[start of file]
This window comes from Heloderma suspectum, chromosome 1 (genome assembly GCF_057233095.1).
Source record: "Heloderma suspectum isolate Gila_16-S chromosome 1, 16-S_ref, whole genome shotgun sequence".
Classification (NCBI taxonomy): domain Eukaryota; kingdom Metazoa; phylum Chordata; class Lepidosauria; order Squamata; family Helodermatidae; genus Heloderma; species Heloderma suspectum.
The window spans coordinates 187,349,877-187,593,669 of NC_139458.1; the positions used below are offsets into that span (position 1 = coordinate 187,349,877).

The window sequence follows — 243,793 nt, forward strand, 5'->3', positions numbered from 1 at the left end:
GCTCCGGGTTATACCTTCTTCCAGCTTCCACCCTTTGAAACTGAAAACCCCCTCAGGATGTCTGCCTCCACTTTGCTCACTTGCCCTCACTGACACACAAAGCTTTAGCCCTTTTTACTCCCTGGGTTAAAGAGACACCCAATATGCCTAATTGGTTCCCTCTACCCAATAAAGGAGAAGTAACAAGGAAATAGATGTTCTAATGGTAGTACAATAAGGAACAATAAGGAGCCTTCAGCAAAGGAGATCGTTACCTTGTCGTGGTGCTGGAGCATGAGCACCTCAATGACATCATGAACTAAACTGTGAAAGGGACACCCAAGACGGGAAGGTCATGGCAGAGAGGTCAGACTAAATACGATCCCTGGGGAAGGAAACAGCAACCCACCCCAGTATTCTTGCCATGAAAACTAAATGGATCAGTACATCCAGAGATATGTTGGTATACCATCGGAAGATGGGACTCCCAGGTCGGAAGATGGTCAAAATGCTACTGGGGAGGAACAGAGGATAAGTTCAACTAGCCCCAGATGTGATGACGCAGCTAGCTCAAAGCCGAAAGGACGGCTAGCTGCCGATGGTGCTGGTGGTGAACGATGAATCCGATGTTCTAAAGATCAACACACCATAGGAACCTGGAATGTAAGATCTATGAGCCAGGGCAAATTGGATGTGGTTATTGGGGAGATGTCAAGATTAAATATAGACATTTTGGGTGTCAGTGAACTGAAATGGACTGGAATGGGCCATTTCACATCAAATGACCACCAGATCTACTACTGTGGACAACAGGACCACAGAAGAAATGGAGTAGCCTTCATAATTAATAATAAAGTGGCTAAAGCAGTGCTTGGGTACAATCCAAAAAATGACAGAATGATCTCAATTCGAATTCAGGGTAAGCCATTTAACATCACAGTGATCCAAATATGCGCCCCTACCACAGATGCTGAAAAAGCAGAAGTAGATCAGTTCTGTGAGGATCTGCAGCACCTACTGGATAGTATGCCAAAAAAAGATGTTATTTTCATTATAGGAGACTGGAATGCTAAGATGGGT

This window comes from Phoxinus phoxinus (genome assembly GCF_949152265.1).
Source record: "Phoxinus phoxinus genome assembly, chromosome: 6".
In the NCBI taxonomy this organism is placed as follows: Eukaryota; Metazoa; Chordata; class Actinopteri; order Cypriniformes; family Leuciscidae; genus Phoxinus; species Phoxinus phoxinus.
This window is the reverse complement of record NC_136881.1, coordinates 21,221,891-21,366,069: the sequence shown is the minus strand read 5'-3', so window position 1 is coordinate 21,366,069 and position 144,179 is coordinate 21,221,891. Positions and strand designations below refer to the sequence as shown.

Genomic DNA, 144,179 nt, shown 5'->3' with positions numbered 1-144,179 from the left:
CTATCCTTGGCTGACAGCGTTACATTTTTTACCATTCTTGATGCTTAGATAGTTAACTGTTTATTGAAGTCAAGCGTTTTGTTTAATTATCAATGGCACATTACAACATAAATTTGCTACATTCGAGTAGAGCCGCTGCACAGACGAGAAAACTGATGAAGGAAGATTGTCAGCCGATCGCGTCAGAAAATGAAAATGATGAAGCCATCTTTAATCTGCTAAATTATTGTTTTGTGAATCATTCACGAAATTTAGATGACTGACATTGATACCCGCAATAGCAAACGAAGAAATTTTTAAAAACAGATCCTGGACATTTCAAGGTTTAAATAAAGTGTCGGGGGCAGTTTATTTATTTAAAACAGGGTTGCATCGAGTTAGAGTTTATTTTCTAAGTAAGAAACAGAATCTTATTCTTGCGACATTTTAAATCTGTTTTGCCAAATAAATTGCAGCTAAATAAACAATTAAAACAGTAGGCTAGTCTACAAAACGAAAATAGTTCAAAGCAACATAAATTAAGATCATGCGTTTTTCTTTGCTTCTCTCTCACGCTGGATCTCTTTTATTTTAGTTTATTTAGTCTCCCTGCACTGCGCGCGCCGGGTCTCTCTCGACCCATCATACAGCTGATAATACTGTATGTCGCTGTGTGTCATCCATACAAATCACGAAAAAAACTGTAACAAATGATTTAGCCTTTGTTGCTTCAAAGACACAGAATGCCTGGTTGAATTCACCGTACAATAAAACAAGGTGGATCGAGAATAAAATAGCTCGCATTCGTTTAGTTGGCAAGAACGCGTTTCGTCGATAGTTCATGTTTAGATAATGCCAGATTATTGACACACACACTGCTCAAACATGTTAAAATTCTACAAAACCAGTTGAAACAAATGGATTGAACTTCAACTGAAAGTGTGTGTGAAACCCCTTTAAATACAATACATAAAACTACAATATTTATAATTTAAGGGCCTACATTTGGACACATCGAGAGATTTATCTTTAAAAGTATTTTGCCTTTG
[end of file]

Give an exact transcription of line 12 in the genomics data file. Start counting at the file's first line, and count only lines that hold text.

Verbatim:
CTATCCTTGGCTGACAGCGTTACATTTTTTACCATTCTTGATGCTTAGATAGTTAACTGTTTATTGAAGTCAAGCGTTTTGTTTAATTATCAATGGCACATTACAACATAAATTTGCTACATTCGAGTAGAGCCGCTGCACAGACGAGAAAACTGATGAAGGAAGATTGTCAGCCGATCGCGTCAGAAAATGAAAATGATGAAGCCATCTTTAATCTGCTAAATTATTGTTTTGTGAATCATTCACGAAATTTAGATGACTGACATTGATACCCGCAATAGCAAACGAAGAAATTTTTAAAAACAGATCCTGGACATTTCAAGGTTTAAATAAAGTGTCGGGGGCAGTTTATTTATTTAAAACAGGGTTGCATCGAGTTAGAGTTTATTTTCTAAGTAAGAAACAGAATCTTATTCTTGCGACATTTTAAATCTGTTTTGCCAAATAAATTGCAGCTAAATAAACAATTAAAACAGTAGGCTAGTCTACAAAACGAAAATAGTTCAAAGCAACATAAATTAAGATCATGCGTTTTTCTTTGCTTCTCTCTCACGCTGGATCTCTTTTATTTTAGTTTATTTAGTCTCCCTGCACTGCGCGCGCCGGGTCTCTCTCGACCCATCATACAGCTGATAATACTGTATGTCGCTGTGTGTCATCCATACAAATCACGAAAAAAACTGTAACAAATGATTTAGCCTTTGTTGCTTCAAAGACACAGAATGCCTGGTTGAATTCACCGTACAATAAAACAAGGTGGATCGAGAATAAAATAGCTCGCATTCGTTTAGTTGGCAAGAACGCGTTTCGTCGATAGTTCATGTTTAGATAATGCCAGATTATTGACACACACACTGCTCAAACATGTTAAAATTCTACAAAACCAGTTGAAACAAATGGATTGAACTTCAACTGAAAGTGTGTGTGAAACCCCTTTAAATACAATACATAAAACTACAATATTTATAATTTAAGGGCCTACATTTGGACACATCGAGAGATTTATCTTTAAAAGTATTTTGCCTTTG